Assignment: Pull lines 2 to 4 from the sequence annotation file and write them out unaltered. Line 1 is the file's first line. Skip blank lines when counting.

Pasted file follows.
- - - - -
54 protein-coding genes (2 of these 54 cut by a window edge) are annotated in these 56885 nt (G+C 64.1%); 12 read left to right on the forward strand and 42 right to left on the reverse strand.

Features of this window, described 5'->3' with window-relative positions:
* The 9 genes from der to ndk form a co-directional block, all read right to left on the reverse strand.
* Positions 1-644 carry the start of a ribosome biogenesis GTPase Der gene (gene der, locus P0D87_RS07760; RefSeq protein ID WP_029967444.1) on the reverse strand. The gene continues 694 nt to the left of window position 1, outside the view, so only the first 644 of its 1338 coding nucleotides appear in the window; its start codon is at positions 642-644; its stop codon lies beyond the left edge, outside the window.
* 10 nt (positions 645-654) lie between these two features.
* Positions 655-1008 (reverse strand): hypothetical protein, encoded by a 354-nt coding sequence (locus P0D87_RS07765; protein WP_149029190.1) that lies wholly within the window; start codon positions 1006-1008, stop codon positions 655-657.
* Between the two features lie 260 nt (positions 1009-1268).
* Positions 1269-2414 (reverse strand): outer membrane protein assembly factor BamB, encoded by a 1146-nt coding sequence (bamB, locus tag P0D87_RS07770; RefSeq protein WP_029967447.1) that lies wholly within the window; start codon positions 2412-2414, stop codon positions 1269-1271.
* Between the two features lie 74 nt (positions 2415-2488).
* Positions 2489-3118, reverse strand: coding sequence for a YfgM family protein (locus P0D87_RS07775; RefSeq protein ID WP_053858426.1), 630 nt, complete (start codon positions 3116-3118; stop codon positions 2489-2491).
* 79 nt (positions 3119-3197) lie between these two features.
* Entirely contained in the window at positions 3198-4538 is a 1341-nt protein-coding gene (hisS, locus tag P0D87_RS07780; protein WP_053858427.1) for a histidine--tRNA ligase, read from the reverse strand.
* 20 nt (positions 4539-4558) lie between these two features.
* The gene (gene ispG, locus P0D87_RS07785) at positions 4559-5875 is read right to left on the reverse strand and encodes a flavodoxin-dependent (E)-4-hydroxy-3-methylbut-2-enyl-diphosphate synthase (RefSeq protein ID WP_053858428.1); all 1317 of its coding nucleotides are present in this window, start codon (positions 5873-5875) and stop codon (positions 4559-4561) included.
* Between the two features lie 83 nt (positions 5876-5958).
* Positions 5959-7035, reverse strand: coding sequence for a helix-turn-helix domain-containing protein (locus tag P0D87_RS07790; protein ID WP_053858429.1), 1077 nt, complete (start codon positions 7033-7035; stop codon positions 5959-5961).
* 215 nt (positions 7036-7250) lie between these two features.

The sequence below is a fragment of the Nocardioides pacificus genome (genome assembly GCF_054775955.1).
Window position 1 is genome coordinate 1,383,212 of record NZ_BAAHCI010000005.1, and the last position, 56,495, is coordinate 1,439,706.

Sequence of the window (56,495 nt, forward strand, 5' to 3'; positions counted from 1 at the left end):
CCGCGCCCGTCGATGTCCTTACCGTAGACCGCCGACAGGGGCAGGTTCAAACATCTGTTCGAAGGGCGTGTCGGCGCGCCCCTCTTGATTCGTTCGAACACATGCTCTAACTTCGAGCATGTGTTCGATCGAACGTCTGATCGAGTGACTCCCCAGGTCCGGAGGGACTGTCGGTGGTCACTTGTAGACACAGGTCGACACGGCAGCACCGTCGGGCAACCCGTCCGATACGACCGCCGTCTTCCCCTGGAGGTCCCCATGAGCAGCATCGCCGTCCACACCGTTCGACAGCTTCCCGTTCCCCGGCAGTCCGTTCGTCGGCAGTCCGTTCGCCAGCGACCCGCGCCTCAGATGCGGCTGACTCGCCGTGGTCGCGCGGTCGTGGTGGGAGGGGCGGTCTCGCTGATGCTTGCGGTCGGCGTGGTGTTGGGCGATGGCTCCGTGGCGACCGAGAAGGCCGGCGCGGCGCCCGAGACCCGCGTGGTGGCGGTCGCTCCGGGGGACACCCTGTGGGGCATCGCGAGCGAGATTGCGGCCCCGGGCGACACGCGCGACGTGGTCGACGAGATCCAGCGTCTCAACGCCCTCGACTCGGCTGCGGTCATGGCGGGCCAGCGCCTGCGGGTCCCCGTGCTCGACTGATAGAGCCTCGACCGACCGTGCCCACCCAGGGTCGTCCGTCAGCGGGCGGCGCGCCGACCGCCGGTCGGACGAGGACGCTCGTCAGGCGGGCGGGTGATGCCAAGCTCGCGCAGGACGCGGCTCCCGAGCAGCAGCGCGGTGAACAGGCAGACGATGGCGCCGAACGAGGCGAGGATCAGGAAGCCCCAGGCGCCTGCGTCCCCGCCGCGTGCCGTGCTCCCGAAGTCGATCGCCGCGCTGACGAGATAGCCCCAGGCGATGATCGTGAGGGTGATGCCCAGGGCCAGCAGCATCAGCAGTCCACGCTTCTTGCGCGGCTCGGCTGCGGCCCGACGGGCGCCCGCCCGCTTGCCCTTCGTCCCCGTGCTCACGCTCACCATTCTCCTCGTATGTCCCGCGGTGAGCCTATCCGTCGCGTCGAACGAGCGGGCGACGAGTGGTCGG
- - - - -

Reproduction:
Features of this window, described 5'->3' with window-relative positions:
* The 9 genes from der to ndk form a co-directional block, all read right to left on the reverse strand.
* Positions 1-644 carry the start of a ribosome biogenesis GTPase Der gene (gene der, locus P0D87_RS07760; RefSeq protein ID WP_029967444.1) on the reverse strand. The gene continues 694 nt to the left of window position 1, outside the view, so only the first 644 of its 1338 coding nucleotides appear in the window; its start codon is at positions 642-644; its stop codon lies beyond the left edge, outside the window.